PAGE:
Public interest in this development has been so great that high ranking government officials that include Vice-President, Prof. Gilbert Bukenya and some ministers have already visited the drilling sites.

In the meantime, the oil companies that have invested heavily in the Ugandan discovery have already started reaping huge financial benefits as their market value has since increased at the stock exchange.

Of particular interest are policy formulation steps that have already commenced. A recent 2-day workshop that was held by government agencies at Windsor Lake Victoria Hotel, Entebbe to review a draft paper on Oil/Gas Policy, among other important issues, covered the future promotion, development, production, transportation, refining, distribution, marketing and sale of oil and gas in the country.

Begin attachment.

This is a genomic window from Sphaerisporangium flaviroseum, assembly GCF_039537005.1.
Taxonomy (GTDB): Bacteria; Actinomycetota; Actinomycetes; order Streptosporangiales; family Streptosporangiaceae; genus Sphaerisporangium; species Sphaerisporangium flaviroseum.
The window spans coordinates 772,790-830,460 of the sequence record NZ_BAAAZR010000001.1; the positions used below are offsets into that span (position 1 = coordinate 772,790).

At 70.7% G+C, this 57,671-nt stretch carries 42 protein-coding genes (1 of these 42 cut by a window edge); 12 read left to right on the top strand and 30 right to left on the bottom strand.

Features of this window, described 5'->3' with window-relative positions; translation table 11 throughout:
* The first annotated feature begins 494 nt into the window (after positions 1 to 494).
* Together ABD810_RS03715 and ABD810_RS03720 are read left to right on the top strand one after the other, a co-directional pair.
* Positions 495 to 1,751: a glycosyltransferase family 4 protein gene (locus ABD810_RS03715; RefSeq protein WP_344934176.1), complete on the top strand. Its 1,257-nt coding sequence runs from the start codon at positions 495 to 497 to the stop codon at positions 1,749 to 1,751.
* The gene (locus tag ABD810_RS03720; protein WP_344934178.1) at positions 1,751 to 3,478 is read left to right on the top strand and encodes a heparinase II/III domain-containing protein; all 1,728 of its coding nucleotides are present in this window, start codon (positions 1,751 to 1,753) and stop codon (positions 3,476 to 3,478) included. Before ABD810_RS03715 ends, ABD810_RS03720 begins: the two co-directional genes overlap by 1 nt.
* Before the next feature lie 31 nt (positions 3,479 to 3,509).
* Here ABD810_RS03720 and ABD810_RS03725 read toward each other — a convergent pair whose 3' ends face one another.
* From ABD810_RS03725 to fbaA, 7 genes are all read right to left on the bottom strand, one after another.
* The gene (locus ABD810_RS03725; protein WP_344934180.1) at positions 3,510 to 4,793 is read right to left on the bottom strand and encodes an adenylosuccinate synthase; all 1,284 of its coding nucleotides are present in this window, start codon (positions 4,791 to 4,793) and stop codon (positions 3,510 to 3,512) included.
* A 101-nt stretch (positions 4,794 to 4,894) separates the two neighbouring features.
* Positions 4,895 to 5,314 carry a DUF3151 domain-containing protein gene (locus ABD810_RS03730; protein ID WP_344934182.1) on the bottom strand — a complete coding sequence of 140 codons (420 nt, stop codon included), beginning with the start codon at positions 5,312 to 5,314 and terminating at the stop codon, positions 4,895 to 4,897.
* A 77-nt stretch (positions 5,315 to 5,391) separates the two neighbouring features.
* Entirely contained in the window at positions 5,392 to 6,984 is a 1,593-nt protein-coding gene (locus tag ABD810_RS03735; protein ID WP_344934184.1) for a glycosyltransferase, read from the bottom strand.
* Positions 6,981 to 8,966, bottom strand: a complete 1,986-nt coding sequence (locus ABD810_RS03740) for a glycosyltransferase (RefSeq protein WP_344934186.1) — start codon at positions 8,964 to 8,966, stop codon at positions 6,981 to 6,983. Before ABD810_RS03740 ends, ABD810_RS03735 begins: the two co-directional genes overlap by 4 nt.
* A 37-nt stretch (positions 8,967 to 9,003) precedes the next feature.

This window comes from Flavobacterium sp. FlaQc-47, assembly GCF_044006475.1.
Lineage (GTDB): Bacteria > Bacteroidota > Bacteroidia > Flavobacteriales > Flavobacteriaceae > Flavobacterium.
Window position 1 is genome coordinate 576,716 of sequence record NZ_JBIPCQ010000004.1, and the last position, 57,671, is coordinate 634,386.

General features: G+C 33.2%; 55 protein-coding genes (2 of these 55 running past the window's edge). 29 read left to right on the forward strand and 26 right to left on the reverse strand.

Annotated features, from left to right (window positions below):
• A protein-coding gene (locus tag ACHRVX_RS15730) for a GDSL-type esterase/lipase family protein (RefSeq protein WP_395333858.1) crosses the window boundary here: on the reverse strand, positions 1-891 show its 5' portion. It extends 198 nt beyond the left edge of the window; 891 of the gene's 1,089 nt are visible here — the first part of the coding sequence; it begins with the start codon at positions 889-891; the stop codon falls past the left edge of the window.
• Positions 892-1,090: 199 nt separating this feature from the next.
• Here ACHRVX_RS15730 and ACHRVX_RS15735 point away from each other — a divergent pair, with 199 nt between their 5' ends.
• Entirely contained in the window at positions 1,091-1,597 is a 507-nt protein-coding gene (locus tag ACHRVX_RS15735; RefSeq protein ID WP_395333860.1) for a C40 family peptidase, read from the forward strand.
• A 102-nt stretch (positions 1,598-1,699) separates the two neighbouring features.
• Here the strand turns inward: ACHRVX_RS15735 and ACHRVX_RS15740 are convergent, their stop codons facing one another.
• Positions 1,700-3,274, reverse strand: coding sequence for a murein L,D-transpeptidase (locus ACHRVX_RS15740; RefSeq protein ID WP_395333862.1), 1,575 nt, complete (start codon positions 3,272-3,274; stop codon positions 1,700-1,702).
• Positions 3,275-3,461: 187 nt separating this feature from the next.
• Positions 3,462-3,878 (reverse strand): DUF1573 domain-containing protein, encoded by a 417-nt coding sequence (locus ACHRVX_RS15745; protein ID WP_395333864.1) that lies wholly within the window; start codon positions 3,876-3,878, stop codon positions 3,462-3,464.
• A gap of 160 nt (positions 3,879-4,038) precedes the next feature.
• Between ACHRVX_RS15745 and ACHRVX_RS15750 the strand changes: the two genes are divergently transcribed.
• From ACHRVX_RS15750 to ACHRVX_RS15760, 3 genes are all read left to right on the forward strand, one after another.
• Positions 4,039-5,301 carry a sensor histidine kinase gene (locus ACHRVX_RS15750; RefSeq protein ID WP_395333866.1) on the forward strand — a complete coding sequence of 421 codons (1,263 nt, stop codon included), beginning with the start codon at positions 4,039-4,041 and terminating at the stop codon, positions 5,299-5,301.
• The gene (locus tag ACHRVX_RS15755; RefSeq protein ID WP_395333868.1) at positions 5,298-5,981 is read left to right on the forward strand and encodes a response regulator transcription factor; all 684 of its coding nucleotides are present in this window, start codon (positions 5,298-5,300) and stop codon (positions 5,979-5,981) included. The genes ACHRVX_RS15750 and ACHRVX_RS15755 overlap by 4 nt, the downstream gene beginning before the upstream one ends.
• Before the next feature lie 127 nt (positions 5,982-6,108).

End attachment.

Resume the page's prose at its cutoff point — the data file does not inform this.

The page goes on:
Plans are already underway to build a Uganda-Kenya pipeline at a cost of US$110 million and a refinery to supply fuel for energy production.

Other positive expressions of interest have also come from some sub-regional and regional organizations such as NEPAD and the Pan-African Parliament.

All in all, all of a sudden, Uganda’s name has hit the regional and international limelight like a wild fire. Similar excited reactions have taken place in other African countries in which oil/gas have been discovered.
But what is so unique about oil?

The most obvious reason is that oil is probably the most sought-after commodity in the world, even more so than the famous modern-time gold.
About two centuries ago, gold was so highly regarded that European explorers travelled long journeys by ship abroad in its search. This led to subsequent land conquests and occupations.